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From aaron morton <>
Subject Re: Cassandra Database Modeling
Date Mon, 11 Apr 2011 22:43:42 GMT
The tricky part here is the level of flexibility you want for the querying. In general you
will want to denormalise to support the read queries.  

If your queries are not interactive you may be able to use Hadoop / Pig / Hive e.g.
In which case you can probably have a simpler data model where you spend less effort supporting
the queries. But it sounds like you need interactive queries as part of the experiment.

You could store the data per pair in a standard CF (lets call it the pair cf) as follows:

- key: expriement_id.time_interval
- column name: pair_id
- column value: distance, angle, other data packed together as JSON or some other format

This would support a basic record of what happened, for each time interval you can get the
list of all pairs and read their data. 

To support your spatial queries you could use two standard standard CFs as follows:

distance CF:
- key: experiment_id.time_interval
- colunm name: zero_padded_distance.pair_id
- column value: empty or the angle 

angle CF :
- key: experiment_id.time_interval
- colunm name: zero_padded_angle.pair_id
- column value: empty or the distance

(two pairs can have the same distance and/or angle in same time slice)

Here we are using the column name as a compound value, and am assuming they can be byte ordered.
So for distance the column name looks something like 000500.123456789. You would then use
the Byte comparator (or similar) for the columns.  

To find all of the particles for experiment 2 at t5 where distance is < 100 you would use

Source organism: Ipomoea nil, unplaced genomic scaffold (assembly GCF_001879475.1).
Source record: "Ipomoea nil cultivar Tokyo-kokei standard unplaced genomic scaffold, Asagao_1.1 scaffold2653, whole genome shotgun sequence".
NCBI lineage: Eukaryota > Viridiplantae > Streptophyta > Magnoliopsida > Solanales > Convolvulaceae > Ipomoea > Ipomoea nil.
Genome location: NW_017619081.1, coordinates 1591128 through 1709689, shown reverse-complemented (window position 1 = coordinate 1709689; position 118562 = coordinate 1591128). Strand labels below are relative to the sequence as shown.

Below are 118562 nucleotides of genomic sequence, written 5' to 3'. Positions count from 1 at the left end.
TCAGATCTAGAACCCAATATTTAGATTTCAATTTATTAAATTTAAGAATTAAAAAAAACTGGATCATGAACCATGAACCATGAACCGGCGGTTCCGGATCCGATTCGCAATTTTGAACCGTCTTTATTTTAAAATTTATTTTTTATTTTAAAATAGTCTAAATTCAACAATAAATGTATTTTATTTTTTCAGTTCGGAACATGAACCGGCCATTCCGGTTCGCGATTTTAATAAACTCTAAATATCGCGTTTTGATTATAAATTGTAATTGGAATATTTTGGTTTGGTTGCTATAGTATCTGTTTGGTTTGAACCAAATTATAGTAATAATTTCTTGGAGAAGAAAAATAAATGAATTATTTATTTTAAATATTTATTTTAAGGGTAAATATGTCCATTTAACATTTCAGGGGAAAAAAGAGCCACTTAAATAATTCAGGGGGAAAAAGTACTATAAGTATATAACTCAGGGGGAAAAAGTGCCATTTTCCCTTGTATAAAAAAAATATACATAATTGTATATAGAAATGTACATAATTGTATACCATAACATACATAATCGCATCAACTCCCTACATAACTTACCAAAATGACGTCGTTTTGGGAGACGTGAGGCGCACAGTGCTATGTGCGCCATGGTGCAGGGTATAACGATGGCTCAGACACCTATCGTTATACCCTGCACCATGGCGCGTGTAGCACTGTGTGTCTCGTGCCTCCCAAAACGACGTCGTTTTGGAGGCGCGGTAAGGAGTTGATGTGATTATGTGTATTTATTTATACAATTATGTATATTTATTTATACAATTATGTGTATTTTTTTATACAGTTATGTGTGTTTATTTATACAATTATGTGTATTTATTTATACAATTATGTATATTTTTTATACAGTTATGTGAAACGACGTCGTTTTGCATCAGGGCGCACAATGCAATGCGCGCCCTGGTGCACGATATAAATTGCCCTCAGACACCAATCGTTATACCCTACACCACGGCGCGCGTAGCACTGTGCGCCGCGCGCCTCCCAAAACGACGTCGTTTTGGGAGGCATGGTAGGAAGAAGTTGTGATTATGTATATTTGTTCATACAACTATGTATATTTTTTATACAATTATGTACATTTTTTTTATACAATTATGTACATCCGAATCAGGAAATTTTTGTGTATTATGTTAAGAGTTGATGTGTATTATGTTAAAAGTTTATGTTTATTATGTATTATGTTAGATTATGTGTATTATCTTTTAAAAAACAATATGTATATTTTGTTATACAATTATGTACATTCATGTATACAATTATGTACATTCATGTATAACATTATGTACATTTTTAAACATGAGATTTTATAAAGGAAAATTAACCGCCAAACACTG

a get_slice (see or your higher level client docs) against
the key "2.5" with a SliceRange start at "000000.000000000" and finish at "000100.999999999".
Once you have this list of columns you can either filter client side for the angle or issue
another query for the particles inside the angle range. Then join the two results client side
using the pair_id returned in the column names. 

By using the same key for all 3 CF's all the data for a time slice will be stored on the same
nodes. You can potentially spread this around by using slightly different keys so they may
hash to different areas of the cluster. e.g. expriement_id.time_interval."distance"

Data volume is not a concern, and it's not possible to talk about performance until you have
an idea of the workload and required throughput. But writes are fast and I think your reads
would be fast as well as the row data for distance and angle will not change so caches will
be be useful. 

Hope that helps. 

On 12 Apr 2011, at 03:01, Shalom wrote:

> I would like to save statistics on 10,000,000 (ten millions) pairs of
> particles, how they relate to one another in any given space in time.
> So suppose that within a total experiment time of T1..T1000 (assume that T1
> is when the experiment starts, and T1000 is the time when the experiment
> ends) I would like, per each pair of particles, to measure the relationship
> between every Tn -- T(n+1) interval:
> T1..T2 (this is the first interval)
> T2..T3
> T3..T4
> ......
> ......
> T9,999,999..T10,000,000 (this is the last interval)
> For each such a particle pair (there are 10,000,000 pairs) I would like to
> save some figures (such as distance, angel etc) on each interval of [
> Tn..T(n+1) ]
> Once saved, the query I will be using to retrieve this data is as follows:
> "give me all particle pairs on time interval [ Tn..T(n+1) ] where the
> distance between the two particles is smaller than X and the angle between
> the two particles is greater than Y". Meaning, the query will always take
> place for all particle pairs on a certain interval of time.
> How would you model this in Cassandra, so that the writes/reads are
> optimized? given the database size involved, can you recommend on a suitable
> solution? (I have been recommended to both MongoDB / Cassandra).
> I should mention that the data does change often -- we run many such
> experiments (different particle sets / thousands of experiments) and would
> need a very decent performance of reads/writes.
> Is Cassandra suitable for this time of work?
> --
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